The research spans an area of about 43,000km2 - twice the size of Wales - known as the New York Offshore Planning Area (OPA).

A total of twelve ultra-high-resolution surveys are taking place off the US east coast. Scientists at offshore aerial survey specialists, APEM, and biological consultancy, Normandeau Associates, have now completed analysis of the sixth survey, marking the halfway point of the three-year project.

The project is on behalf of the New York State Energy Research and Development Authority (NYSERDA), to understand seasonal wildlife distribution, abundance, and movement. This baseline data will support New York’s development of 2,400 megawatts of offshore wind, establishing the state as a global hub for offshore wind. Data collected in the first year of the project helped support New York State’s effort to identify the area recommended to the Bureau of Ocean Energy Management (BOEM) for consideration for siting new wind energy areas.

Aerial survey

The first half of the study captured remarkable images of birds, sharks, sea turtles, fish, and marine mammals. Tens of thousands of birds have been identified, including shearwaters, double-crested cormorants, petrels, gulls, terns, and bald eagles. Hundreds of sharks and whales have also been recorded, including two blue whales and six North Atlantic right whales, as well as more than five thousand dolphins, by far the most common marine mammal in the project.

As the surveys progress, researchers will look for patterns in the distribution of wildlife. This will aid in identifying areas of lower biological activity where any potential impacts from offshore wind development would be lowest.

The work is gathering the highest resolution images ever for a project of this scale, using the Shearwater III, APEM’s unique ultra-high resolution camera system. Each pixel corresponds to 1.5 centimeters on the ocean surface, with the images showing sufficient detail for taxonomists at Normandeau and APEM to identify the species of birds and marine animals captured on the images.

Once downloaded, each of the thousands of survey photographs is digitally processed to allow it to be viewed for the screening process. If an image is found to contain a point of interest, that target is extracted for further analysis, so taxonomists can identify the species before adding that result to the survey totals.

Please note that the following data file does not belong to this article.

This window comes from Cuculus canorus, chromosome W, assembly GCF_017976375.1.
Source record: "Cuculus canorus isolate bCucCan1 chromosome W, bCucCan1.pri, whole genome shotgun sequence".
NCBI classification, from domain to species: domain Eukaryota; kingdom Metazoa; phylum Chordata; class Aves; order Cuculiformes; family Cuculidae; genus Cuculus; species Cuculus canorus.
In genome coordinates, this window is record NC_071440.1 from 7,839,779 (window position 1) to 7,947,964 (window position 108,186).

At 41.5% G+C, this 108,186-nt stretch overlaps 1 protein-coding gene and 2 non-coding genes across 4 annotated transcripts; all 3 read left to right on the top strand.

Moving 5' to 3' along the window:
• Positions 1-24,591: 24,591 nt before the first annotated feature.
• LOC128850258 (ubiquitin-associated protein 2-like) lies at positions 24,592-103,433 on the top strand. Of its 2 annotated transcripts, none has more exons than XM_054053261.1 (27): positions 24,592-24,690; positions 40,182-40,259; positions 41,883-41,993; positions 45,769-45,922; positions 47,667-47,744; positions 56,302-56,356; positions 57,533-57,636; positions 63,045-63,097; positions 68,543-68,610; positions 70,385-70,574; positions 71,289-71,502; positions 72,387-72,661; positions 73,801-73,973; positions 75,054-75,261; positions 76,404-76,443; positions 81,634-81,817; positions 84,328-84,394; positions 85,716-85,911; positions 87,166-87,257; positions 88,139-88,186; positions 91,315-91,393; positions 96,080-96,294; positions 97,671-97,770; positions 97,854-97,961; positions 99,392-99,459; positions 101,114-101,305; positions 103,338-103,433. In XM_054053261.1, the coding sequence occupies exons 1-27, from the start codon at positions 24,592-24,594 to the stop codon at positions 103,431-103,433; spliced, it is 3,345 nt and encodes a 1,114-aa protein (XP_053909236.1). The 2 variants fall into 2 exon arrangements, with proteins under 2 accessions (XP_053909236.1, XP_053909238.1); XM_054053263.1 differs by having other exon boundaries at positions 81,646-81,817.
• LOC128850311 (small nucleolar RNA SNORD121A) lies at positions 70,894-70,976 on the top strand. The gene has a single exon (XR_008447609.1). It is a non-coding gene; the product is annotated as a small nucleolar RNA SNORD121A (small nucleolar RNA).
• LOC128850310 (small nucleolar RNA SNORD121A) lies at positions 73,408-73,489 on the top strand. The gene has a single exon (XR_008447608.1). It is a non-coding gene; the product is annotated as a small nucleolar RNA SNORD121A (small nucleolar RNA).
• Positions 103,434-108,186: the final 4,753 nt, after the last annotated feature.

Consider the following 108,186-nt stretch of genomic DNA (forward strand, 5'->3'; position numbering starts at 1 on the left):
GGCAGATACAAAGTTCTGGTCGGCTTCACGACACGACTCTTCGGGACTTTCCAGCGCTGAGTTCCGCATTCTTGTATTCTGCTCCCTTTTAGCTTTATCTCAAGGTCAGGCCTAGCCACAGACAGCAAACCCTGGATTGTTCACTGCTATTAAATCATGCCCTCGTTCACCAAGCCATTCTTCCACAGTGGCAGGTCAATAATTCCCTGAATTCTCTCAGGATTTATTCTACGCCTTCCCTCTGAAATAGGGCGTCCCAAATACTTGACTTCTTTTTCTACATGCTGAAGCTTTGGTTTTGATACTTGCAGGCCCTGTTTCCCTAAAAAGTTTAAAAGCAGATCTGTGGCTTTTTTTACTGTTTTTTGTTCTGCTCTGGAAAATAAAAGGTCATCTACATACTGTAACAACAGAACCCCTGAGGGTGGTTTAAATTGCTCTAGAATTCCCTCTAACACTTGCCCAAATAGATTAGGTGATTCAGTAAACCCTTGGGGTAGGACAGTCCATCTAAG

Stephanie McGovern from APEM, said: “Each animal is mapped with very precise location data, including determining the flight heights of birds. We have been able to observe and track some particularly interesting behavioral patterns, such as sharks hunting large shoals of fish.

“Massive numbers are being recorded of some species, especially birds, whilst also identifying rarer species such as the blue whale and whale sharks. Having reached the halfway point of the surveys, we’re looking forward to investigating what the remaining surveys reveal.”

To date, behavioral patterns include sharks circling large shoals of fish, a female dolphin with its calf, dense shoals of rays, sea turtles, and large numbers of individual sharks, including a huge basking shark.

Alicia Barton, President, and CEO, NYSERDA said,

Collecting this data is crucial in the state’s effort to provide regulators and offshore wind developers with new scientific data they can use to help avoid the areas that support the richest diversity of marine life. The aerial survey is one of the more than 20 robust studies the state has undertaken to demonstrate carrying out Governor Cuomo’s pledge that the offshore wind resource will be developed in an environmentally responsible manner.

In another world-first in aerial surveys of this nature, findings from the surveys are accessible to the public in near real-time, via a website set up by Normandeau. As analysis of the data progresses, results are uploaded to an interactive website on a daily basis.

Anyone interested in viewing the live data can visit this website.

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